Like to try the recipe this weekend on a headboard but never done so.
When you say a wipe -on - do you mean literally with a rag vs brush or?
The recipe sounds like it will do nice thin job/coat - sand lightly between every coat or just first couple and see from there?
Thanks for help - again and as always

Comment: Jeffrey Duncan
Danish oil is a very thin penetrating oil.   It is well suited for sealing and because it penetrates deep (as opposed to a surface finish) it makes the grain/figure of the wood "pop".   Meaning if you have a highly figured maple or walnut and want to accentuate the grain, I would start with two coats of danish oil wet sanding during application with a 600 grit wet/dry sand paper.   Wait 24 hours (more if it's humid) for that to dry and finish it off with Tung Oil (Minwax makes a good variety of Tung Oil)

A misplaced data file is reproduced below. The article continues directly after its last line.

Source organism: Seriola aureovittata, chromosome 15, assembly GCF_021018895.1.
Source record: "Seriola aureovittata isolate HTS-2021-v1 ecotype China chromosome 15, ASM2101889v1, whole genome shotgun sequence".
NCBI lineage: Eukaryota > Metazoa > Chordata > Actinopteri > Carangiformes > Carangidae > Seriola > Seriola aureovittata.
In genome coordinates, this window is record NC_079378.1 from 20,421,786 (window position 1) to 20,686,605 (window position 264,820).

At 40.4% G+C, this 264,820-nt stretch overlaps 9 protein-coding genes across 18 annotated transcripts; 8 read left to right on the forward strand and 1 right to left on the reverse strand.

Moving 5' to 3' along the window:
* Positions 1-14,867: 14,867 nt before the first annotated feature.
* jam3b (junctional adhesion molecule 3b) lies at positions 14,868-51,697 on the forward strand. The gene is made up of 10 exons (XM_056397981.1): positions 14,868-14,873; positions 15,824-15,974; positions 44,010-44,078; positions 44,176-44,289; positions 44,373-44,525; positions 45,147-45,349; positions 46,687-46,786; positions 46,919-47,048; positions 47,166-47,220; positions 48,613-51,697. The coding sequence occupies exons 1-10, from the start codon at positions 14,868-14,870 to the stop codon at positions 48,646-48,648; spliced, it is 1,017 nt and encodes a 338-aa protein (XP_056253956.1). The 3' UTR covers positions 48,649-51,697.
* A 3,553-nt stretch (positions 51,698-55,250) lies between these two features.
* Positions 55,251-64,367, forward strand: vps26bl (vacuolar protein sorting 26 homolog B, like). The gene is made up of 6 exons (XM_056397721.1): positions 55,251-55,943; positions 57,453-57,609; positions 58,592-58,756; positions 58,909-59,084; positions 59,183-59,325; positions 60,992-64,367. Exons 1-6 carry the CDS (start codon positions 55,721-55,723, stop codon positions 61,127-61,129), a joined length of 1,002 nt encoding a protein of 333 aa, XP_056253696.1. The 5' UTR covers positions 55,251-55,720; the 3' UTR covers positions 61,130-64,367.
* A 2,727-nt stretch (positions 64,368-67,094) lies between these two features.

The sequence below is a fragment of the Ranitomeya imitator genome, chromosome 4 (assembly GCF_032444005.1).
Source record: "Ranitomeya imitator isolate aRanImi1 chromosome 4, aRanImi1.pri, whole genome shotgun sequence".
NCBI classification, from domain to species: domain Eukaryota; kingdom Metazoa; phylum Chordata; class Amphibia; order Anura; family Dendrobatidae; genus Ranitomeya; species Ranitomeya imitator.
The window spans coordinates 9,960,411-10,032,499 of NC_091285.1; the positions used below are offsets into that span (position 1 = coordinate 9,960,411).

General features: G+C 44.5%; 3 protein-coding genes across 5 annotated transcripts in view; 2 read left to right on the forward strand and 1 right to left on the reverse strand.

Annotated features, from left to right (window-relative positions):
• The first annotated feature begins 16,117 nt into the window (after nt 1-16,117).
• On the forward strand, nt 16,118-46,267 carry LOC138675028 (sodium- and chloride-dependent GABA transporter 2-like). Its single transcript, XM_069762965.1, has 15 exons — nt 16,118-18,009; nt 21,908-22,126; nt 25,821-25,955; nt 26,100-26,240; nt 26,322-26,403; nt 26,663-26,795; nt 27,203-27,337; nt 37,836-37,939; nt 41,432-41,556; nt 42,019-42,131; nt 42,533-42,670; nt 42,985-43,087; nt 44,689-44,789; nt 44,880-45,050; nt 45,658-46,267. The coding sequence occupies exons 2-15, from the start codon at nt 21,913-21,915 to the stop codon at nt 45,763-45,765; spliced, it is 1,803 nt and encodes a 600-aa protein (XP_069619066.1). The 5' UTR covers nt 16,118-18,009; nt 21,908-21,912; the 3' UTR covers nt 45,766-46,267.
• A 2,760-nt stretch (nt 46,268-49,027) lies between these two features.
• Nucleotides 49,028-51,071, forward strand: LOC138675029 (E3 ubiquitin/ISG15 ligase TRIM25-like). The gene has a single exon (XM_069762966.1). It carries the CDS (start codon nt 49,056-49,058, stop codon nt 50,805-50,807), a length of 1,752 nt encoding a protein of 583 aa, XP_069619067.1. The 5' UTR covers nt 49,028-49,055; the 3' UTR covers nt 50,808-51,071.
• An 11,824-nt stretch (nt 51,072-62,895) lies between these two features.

Danish oil is only mildly water resistant, while Tung Oil is water proof once cured.   Plus, with tung oil you can build up slowly to a "thicker" finish and the gloss factor is determined by how much you buff out.   Remember to wet sand with each application of these oil finishes (danish oil and tung oil) and you will will have a beautiful glass smooth to the touch finish.   PLUS, tung oil can be renewed at any time by just applying a new coat with a rag.

Comment: Howard Acheson
1 coat of mineral oil...

You really didn't mean "mineral oil", did you?

Mineral oil is a non-drying oil and will spell long term problems for your finish.   Mineral oil is only used for a laxitive and for cutting boards where it must be renewed frequently.